Miniatures and Manuscripts
Featuring some of the most important collections of anthologies of illuminated leaves and initials, mainly from liturgical books, such as antiphonals and graduals, the collection of miniatures spans a period from the 11th to 16th century. The collection entered the Giorgio Cini Foundation in 1962 through a donation by Vittorio Cini, who had acquired the largest group in 1939 from the antique bookseller Ulrico Hoepli (1847-1935) inMilan. In 1940 there was a second acquisition, again from Hoepli: a uniform group of miniatures put together by Professor Mario Armanni. Lastly, in 1943 the collection was completed by a small corpus purchased from Alessandro Cutolo (Milan). In subsequent years the collection was enhanced by the occasional acquisition of illuminated manuscripts on the antiques market thanks to Cini’s continuing passionate interest in antique books.
The nature and type of collection must be seen to the historic background of the widespread plundering of libraries in suppressed northern Italian monasteries and convents and the overriding 19th and early 20th-century taste for “Italian primitives”. The collection was often added to from the flourishing antiques market, which was also supplied through thefts, mutilations, unauthorised sales and the dismembering of codices. Some miniatures in the collection, cut out and assembled on parchment leaves from different periods, are interesting evidence of the fashion for pastiche and collage, a typical phenomenon of collecting culture in the first half of the 19th century. One emblematic collector in this sense was the Venetian art merchant Abbé Luigi Celotti (1759-1843), and one example in the Cini collection is the miniature of Christ Giving Communion to the Apostles by the Maestro Olivetano, formerly in the Ottley collection. Sold inLondon 1838, the Ottley collection had mostly been formed by the dismemberment of the Celotti collection. It is thought that the first group of miniatures that Ulrico Hoepli put together in the 1920s (catalogued and published in 1930 by Pietro Toesca) was once part of a larger collection belonging to the English painter, bibliophile and collector Charles Fairfax Murray (1849-1919), subsequently broken up and sold by the heirs to Hoepli, the American collector Robert Lehman and the Florentine antiquarian Bruscoli.
The heterogeneous and variously stratified Cini miniature collection is representative of the main Italian regional styles of illumination and include some of the most important illuminators from the late 13th to the early 16th century: Neri da Rimini, Lippo Vanni, Niccolò di ser Sozzo, Cristoforo Cortese, Marino da Perugia, Jacopo di Paolo, Berardo da Teramo, the Master of the Franciscan Breviary, Belbello da Pavia, Protasio Crivelli, Franco dei Russi, Francesco Marmitta, Antonio Maria Da Villafora and Bartolomeo della Gatta.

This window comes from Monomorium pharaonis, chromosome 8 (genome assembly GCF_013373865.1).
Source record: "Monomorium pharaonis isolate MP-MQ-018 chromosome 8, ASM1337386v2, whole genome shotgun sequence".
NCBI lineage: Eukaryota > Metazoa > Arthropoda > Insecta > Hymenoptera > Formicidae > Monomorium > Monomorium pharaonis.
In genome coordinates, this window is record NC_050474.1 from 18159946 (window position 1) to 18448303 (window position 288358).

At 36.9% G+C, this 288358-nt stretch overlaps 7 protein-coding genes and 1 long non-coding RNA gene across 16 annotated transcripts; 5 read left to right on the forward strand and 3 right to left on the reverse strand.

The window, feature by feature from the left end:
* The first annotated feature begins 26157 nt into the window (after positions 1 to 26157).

Vittorio Cini supplemented his valuable collection of illuminated cuttings of leaves and initials through the acquisition of some richly decorated manuscripts, some demonstrating the high quality standards of Italian Renaissance manuscript illumination. One book formerly in the collection of the antique bookseller Ulrico Hoepli and in the Cini collection since 1939 is the extraordinary – also on the grounds of its small size – Book of Hours of Charles VIII of France, commissioned by the Duke of Milan, Ludovico il Moro around 1494-1495 and presented to the king. This is one of the most refined exemplars of the Book of Hours from the Lombard area, and may be set beside another masterpiece from the same school, the so-called Torriani Book of Hours, attributed to Giovanni Ambrogio de Predis and now in the Bibliothèque du Château deChantilly.
Also from Hoepli, and previously owned by Ashburner, is the Martirologio della Confraternita dei Battuti Neri di Ferrara. This manuscript contains the texts of the “privileges” (printing rights) issued by the Dukes of Este and first granted to the confraternity in1489. In the texts with meditations on Christ’s suffering on the cross, the miniatures alternate images of the Passion with the martyrdom of saints. Two stylistic stages have been identified in the “Martyrology” by the hands of at least two illuminators: one versed in the Veneto-Ferrara culture of neo-Giottesque origin, which flourished inPadua in the wake of Altichiero, and the other who can be circumscribed to the Este culture in the second half of the 15th century.
There are also some very interesting Venetian statute books and mariegole, especially those belonging to the Rule of the Confraternity of Santa Maria della Misericordia, the patron of merchants and mariners (the first page was illuminated in the early fourteenth century) and the manuscript of the Rule of the Corpus Christi Confraternity of San Nicolò, whose incipit is an amusing narrative scene of the Communion of the Infirm Confrere, with a illusionistic perspective background.